The peasant classes also looked to the ideas of the Reformation for their claim to freedom. The Peasants’ War in Germany, less than a decade after Martin Luther published his 95 Theses, was a direct result of the collision between the Enclosures and the Reformation. The peasant class in Germany was stripped of the right to the commons in the early 16th century, and were forbidden from freely hunting or gathering wood by the feudal lords who had taken control of the land. The loss of their economic freedom combined with the rhetoric of the Reformation ignited a series of revolts in 1524-1525, which spread throughout Germany like wildfire and were backed by many Reformation priests, although Luther himself opposed the revolts despite sympathizing with the peasants’ plight. The aristocracy met the peasants with a level of force that nowadays could only be wielded through the legitimacy of state power, and in the onslaught approximately 100,000 peasants were slaughtered to maintain the social order.

Peasants surround a knight during the Peasants' War. Illustration circa 1539. [Public Domain]

Peasants surround a knight during the Peasants’ War. Illustration circa 1539. [Public Domain]

The Protestant work ethic was essential in shaping a rapidly changing society in the midst of the Enclosures. Peasants were forced off the land into the cities and factories, which created an inevitable underclass of ‘paupers’ and ‘beggars.’ From the crisis of poverty that hit the cities came the Poor Laws, which first carved out the distinctions between the ‘impotent poor,’ the ‘able-bodied poor,’ and the ‘idle poor,’ distinctions which set the stage for the role of the State in the criminalization of poverty, a role still enacted to this day. The philosophy and implementation of the Poor Laws is the direct predecessor to both the modern welfare states in both the United States and Europe as well as to the ideological position regarding the poor that conservative politicians express.

Whether one solely focuses on medieval Europe, or expands their view in order to look at the horrors and ravages of colonialism from a global perspective, the scale of the continuous violence and oppression of those who lack economic power and/or a ‘work ethic’ is everywhere. In Western society, the welfare state and the criminalization and dehumanization of poverty are anything but mutually exclusive.

In reality, the war on the poor is nothing new, if anything it is a war that’s been continuously waged for over five hundred years.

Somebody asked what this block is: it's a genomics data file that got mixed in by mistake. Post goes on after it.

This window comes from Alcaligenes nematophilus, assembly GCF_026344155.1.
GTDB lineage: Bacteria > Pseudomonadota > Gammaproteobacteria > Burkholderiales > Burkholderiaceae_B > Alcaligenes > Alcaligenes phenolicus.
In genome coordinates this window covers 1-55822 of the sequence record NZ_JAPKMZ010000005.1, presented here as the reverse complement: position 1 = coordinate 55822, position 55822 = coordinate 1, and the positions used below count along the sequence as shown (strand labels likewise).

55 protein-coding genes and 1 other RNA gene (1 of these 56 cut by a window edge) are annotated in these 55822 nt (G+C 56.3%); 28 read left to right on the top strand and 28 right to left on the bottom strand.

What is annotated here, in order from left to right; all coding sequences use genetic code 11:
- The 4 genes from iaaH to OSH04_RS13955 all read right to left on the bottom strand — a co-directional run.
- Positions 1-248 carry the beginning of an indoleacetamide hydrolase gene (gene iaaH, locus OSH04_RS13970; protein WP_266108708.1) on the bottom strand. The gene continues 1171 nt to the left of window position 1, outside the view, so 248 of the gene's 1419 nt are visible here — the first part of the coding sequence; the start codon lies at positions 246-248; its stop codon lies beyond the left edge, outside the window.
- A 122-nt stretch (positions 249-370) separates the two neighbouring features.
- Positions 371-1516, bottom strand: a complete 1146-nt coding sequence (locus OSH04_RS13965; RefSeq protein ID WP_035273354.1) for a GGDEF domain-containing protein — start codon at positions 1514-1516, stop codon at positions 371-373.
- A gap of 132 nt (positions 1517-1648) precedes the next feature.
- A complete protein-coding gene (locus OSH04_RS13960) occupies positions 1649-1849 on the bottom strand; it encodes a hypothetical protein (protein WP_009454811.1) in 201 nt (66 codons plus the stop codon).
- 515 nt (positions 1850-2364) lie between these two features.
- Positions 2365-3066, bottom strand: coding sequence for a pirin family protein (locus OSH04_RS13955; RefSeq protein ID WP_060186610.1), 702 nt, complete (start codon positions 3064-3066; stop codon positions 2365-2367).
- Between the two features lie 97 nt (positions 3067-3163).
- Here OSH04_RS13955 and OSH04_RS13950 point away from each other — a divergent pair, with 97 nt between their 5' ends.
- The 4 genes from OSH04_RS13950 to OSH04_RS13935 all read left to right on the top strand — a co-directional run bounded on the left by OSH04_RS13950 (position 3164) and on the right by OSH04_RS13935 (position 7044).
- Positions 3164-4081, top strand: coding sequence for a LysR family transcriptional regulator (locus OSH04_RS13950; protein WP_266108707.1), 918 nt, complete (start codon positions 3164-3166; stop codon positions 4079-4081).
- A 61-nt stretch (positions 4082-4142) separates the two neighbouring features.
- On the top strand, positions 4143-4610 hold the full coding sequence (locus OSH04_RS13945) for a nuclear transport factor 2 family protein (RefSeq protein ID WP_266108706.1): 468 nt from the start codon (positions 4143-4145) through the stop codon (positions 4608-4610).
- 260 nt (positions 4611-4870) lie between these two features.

III. Privilege, Disability, and the Exception

It took me well over a decade as an adult to recognize the extent of a significant superpower that I possess, a completely unearned and unacknowledged advantage that allows me to experience day-to-day life in a way and manner that I don’t “deserve” and I haven’t “earned.”

It’s a superpower best described as middle-class privilege.

For I am one of “those people,” one of the “dependent” poor, having lived in poverty for nearly a decade now without any real expectation that my situation might change anytime soon. But I am a poor person who was raised middle-class, poor due to what one would categorize as ‘circumstance’ as opposed to birth, and despite my poverty I retain all the advantages that a middle-class upbringing entails. This middle-class façade grants me an indescribable amount of entrances, exceptions, clearances, and privileges that those who appear as poor do not have. My everyday life experiences and ability to survive are hinged upon and rooted in the fact that the gatekeepers to the worlds I inhabit instinctively assume that I am one of them. I “pass” as middle-class and, therefore, I am largely exempt from most of the harsh words, cruel judgments, and discriminatory treatment that the average poor person faces; treatment that’s even worse if one is deemed ‘unworthy’ poor.

My appearance, my mannerisms, my speech, my cultural references and sense of humor act as signifiers, broadcasting a subconscious suggestion to those in my presence that I am other than poor. I appear to be a person of means, one who earns a wage, one who creates value through production, one who has worth within the context of the capitalist system. Yet, none of those things are true. I pass without effort based solely on factors that I had no part in and did not ‘choose’ or ‘earn’.